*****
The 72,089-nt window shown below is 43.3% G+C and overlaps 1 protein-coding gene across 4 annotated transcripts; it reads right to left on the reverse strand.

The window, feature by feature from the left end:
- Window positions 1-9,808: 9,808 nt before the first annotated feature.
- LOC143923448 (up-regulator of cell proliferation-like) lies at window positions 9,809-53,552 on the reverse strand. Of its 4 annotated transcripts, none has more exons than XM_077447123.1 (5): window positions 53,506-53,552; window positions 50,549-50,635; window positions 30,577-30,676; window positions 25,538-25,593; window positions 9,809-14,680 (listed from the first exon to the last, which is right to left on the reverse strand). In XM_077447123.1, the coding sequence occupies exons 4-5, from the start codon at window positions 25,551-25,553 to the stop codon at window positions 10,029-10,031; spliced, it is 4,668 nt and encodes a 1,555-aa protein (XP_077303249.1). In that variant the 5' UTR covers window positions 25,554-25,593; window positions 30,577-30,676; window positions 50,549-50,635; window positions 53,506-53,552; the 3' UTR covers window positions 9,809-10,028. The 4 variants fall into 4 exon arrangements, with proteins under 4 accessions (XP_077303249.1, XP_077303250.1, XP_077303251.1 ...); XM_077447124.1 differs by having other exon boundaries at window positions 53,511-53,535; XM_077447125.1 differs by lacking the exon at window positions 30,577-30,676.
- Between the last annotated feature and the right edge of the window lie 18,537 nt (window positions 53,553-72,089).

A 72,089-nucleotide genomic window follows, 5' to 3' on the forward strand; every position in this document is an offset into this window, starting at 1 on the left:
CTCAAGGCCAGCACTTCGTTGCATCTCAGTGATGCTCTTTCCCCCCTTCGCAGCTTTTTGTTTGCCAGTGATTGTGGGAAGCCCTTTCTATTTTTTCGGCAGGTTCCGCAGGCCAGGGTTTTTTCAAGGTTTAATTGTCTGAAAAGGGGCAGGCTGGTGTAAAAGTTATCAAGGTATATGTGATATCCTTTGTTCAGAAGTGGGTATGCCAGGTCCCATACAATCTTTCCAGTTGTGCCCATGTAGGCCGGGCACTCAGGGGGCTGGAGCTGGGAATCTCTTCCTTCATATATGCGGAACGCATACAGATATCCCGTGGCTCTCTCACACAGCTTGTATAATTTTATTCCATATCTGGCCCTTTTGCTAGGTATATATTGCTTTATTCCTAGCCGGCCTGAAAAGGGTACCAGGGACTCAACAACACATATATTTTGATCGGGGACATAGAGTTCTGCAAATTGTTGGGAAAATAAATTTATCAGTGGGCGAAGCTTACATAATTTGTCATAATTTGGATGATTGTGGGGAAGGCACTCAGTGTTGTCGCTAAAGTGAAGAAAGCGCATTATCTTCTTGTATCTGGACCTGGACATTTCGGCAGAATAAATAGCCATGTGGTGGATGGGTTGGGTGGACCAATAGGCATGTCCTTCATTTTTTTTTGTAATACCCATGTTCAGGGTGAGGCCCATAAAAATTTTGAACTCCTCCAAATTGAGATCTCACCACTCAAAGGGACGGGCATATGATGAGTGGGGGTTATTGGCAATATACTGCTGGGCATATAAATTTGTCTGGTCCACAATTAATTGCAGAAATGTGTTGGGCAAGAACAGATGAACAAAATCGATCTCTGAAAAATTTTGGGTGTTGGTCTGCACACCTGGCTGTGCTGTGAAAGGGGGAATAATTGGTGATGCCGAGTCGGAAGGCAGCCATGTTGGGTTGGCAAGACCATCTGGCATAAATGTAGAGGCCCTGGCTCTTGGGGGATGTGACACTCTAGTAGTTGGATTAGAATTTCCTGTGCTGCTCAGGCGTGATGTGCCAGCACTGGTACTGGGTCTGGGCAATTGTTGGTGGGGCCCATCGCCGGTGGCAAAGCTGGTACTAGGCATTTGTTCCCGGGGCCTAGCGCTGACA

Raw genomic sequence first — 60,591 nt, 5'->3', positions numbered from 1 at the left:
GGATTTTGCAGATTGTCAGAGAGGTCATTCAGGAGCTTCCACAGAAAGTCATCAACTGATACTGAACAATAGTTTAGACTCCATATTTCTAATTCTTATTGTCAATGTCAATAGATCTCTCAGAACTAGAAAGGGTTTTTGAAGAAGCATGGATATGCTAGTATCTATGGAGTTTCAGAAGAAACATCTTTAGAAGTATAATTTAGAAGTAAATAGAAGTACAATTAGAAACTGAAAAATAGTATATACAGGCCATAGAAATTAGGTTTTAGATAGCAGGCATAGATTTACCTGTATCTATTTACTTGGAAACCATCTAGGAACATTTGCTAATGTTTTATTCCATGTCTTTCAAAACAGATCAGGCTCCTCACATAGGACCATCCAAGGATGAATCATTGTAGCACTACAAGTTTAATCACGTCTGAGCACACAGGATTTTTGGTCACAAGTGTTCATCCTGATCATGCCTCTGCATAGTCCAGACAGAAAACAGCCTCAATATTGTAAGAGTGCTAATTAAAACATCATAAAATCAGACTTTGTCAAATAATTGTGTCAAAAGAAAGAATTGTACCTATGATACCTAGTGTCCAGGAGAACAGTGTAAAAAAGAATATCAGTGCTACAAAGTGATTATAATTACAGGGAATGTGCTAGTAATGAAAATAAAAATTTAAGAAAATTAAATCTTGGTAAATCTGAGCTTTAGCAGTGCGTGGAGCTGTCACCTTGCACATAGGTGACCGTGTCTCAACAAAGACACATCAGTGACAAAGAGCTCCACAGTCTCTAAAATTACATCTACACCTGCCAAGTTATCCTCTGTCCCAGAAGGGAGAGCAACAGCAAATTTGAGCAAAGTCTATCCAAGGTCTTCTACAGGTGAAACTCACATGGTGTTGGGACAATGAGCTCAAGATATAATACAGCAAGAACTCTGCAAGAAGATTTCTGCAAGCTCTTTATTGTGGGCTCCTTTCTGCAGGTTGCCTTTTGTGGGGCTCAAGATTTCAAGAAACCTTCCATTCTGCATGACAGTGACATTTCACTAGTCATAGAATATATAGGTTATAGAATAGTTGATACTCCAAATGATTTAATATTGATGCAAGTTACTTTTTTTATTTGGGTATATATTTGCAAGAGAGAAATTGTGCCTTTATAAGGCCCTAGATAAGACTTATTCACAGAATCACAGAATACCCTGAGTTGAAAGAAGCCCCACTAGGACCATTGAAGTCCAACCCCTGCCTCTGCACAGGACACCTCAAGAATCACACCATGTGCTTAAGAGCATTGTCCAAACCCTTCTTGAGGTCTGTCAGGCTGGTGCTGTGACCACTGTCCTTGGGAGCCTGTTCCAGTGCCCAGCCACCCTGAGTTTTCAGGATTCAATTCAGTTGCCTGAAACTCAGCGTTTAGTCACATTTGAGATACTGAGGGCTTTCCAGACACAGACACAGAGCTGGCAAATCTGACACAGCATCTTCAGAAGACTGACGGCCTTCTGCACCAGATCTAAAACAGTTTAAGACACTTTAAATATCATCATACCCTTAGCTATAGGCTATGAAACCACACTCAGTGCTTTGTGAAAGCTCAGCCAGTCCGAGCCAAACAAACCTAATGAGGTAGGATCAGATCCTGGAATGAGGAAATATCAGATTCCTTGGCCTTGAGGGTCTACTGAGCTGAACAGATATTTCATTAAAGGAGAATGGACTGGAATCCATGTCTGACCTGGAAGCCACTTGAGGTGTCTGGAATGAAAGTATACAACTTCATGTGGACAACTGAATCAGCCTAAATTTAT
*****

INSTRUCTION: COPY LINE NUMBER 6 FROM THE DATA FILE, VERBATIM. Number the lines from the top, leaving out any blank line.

A 72,089-nucleotide genomic window follows, 5' to 3' on the forward strand; every position in this document is an offset into this window, starting at 1 on the left: